And that whichever political party is placed in minority government will be ripped to shreds and punished severely at the ensuing state poll after their parliamentary term invariably ends up truncated in about two years time.

Labor’s view is supported by the evidence of Tasmania’s past two most recent attempts at minority government that relied on the Greens’ support on the floor of parliament.

The Labor-Green Field government disintegrated in February 1992 after 32 months, with Labor then out of power for the next six years.

The next minority Liberal-Green accord Rundle government of 1996-1998 only lasted 30 months. After that experience, the Liberals have not had a sniff of regaining government until this year.

With that background, Bartlett believes — and former premier Michael Field is one of Mr Bartlett’s closest mentors while his brother Terry Field has been his personal chief of staff for the past four years — Labor is much better off in opposition for reasons of short-term expediency.

Here’s the prevailing Labor view (and I’ve heard all of these lines from Labor in the past fortnight).

“Let the Liberals and Greens muck it up. Watch the Liberals drag Tasmania down. Laugh as the Liberals led by an inexperienced Will Hodgman are tied in knots by the Greens and slick Nick McKim.

“Labor needs to recharge its batteries, regroup and reconnect with the community, and that can’t be done from government. Let the young new Labor faces in parliament blood themselves in opposition rather than juggling with the pressures of government.

“Let Labor grow into New Labor in opposition and let the Machiavellian old Labor dinosaurs gradually go on their way. And then be ready to come back into government with our own blueprint for a better Tasmania in two to three years time, after the Greens and Liberals have stuffed it up.”

Meld those views with Bartlett’s admission that perhaps the pinnacle of political success came to him too early — in May 2008, when he was only 40, had very young children and was still at a learning-curve stage of his career.

As he likes to joke now — and there’s both truth and perhaps a hint of prophecy in the statement: “After everything I’ve been through in the past two years, I’ll probably make a very good premier one day.”

Which is all very well as a game plan serving Labor’s best interests. And probably those of Labor’s young leader too, who clearly wants another shot at leading Tasmania some time in the not-too-distant future.

But, just as there is truth in Bartlett’s admitting he was not ready to be premier, so is there truth in McKim’s accusation on Thursday that Labor is now “concocting” legal reasons to justify its own desire to retreat to the opposition benches.

McKim called Labor’s game plan a “set up” and a recipe for disaster. He said it amounted to Labor manipulating the installation of a Liberal minority government, only to then spend the next two years “throwing rocks” at the Liberals in a determined effort to destabilise government in Tasmania.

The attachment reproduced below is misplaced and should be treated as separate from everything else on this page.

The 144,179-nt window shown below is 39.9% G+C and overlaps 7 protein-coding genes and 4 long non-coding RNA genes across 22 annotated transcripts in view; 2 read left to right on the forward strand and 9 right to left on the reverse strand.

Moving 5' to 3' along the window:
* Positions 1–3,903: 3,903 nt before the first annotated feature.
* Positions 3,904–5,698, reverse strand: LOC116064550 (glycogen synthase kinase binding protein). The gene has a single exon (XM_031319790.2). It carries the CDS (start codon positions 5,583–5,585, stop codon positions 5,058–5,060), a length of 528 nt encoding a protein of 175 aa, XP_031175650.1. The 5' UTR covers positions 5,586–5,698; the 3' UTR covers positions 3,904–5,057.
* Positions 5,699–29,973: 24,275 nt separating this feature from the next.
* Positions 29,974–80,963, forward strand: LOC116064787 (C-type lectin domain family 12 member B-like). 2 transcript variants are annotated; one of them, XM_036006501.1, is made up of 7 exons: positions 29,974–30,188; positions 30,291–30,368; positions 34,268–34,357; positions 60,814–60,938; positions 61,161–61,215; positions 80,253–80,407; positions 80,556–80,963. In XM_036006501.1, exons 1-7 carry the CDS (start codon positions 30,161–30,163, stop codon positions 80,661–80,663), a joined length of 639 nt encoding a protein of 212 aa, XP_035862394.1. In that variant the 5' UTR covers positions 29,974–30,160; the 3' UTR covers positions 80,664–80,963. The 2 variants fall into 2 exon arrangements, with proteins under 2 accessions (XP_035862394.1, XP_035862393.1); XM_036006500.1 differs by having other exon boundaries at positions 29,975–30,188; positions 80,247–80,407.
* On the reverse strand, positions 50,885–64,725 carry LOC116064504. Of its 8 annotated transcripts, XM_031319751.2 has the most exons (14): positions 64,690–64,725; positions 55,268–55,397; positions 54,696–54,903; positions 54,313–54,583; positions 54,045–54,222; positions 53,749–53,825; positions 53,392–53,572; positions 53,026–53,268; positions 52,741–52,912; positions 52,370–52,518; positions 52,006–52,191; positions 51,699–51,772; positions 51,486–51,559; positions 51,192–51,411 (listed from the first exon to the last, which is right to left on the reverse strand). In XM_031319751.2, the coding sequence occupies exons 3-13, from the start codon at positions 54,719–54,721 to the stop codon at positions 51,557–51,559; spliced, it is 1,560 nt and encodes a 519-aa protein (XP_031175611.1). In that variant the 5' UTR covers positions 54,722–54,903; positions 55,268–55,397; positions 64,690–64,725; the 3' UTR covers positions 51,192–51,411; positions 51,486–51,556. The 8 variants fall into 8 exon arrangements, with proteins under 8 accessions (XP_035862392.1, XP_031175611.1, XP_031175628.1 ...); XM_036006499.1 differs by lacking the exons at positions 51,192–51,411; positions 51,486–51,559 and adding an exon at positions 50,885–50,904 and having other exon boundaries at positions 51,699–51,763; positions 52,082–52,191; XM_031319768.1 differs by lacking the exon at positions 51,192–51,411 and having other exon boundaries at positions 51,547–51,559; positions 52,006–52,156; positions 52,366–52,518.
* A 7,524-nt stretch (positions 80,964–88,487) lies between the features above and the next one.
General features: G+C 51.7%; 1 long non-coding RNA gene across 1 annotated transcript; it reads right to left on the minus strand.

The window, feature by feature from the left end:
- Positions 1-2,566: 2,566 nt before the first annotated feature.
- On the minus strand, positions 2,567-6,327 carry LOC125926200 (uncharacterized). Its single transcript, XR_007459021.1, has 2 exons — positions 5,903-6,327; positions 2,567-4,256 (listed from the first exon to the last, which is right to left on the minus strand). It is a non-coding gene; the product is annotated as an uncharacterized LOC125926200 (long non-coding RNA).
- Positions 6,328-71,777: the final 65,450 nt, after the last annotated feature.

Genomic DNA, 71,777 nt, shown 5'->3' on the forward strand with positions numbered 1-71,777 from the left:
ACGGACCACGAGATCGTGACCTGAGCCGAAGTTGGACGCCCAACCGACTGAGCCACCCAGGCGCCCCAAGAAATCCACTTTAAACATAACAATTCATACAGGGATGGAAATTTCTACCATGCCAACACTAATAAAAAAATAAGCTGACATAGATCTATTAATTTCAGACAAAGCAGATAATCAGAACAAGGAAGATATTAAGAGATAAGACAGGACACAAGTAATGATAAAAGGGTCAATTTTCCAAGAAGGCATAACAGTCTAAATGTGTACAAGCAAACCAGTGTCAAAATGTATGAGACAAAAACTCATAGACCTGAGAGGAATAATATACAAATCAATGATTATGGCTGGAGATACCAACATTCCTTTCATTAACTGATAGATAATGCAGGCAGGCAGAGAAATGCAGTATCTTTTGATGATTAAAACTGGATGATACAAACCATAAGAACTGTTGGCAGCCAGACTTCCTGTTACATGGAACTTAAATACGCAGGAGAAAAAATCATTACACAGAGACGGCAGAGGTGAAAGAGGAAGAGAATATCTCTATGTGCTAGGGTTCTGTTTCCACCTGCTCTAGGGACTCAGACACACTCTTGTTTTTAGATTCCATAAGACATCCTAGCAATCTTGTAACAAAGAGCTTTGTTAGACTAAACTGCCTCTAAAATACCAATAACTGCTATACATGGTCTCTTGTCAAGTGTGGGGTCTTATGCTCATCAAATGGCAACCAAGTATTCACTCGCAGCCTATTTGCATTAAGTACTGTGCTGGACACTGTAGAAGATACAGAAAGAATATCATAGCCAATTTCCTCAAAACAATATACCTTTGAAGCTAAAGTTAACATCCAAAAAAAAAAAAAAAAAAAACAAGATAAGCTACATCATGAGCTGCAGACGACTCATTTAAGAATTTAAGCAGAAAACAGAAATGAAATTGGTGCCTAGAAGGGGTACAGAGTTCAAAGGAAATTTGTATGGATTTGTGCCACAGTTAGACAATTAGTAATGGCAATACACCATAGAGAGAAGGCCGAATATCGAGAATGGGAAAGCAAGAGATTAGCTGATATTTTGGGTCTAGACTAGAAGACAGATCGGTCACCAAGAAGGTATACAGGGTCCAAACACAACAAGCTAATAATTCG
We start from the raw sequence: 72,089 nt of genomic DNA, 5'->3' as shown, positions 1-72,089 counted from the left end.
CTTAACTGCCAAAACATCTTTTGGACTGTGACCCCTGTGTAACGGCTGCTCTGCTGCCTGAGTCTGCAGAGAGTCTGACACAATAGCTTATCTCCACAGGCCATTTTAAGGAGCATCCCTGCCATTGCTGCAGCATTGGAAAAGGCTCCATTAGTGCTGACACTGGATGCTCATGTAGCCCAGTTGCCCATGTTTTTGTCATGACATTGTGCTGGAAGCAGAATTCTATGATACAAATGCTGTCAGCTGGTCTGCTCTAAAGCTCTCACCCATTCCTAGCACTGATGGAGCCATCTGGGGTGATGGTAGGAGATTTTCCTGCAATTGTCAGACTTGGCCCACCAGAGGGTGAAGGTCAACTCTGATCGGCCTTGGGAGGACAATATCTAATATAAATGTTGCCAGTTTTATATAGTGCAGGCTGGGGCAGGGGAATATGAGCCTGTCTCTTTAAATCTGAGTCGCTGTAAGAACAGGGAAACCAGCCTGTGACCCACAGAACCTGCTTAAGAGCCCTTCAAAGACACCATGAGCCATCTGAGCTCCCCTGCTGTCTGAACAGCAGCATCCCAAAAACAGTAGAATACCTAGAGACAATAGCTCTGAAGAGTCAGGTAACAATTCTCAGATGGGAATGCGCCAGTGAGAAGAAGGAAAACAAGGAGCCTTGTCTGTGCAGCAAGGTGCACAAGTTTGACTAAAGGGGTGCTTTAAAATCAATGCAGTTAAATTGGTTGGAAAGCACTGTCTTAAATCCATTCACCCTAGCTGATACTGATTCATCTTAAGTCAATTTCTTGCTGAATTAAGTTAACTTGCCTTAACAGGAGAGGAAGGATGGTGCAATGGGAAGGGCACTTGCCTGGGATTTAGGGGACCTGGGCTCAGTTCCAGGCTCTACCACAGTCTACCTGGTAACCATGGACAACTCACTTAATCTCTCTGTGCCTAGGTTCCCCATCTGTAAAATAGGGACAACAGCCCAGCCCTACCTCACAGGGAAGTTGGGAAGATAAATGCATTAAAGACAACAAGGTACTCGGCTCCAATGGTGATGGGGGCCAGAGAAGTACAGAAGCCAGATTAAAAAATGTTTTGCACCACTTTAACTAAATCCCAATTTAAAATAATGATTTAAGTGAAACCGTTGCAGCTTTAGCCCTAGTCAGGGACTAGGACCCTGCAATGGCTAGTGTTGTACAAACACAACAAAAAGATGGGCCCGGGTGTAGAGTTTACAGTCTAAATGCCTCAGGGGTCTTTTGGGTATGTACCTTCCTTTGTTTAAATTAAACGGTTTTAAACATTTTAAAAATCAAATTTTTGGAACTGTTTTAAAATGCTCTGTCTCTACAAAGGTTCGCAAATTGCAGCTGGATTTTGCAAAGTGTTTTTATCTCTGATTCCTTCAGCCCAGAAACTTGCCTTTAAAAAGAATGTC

“Mr Bartlett has exposed himself as an agent of instability; let’s expose Labor’s strategy for what it is,” McKim said.

Endorsing the Greens’ view was Bartlett’s somewhat unexpected warning on Thursday at his final press conference of “dark clouds” gathering on the economic horizon.

He, rather darkly, predicted — as though already opposition leader — that private capital investment in Tasmania was now drying up at the prospect of a minority government.

He also warned that the Tasmanian economy is not through the worst of the global financial crisis, and that the real fallout of mass job losses on the North-West Coast and the collapse of the forestry industry sector is still to come.

McKim is convinced the Labor government, through its control of the economic purse strings and conversations held with major companies, knows hard times are ahead and does not want to be in power to cop the blame.

Liberal leader Will Hodgman also believes this is Labor’s strategy, backed by the advantage of prior economic knowledge.

But, either honourably or stoically, the premier-elect says the new Liberal government will just have to deal with the challenges as they arise.

“If there are dark clouds on the horizon, or stormy seas ahead, we will work through them,” Hodgman said this week as he commenced his transition to government.

“There is no doubt there are significant [economic] challenges still facing Tasmania, but the job now falls to me to get on with governing Tasmania and to deal with those challenges, while Mr Bartlett wants to walk away from them.”

And so one government ends and another begins, assuming Governor Underwood agrees with Bartlett’s call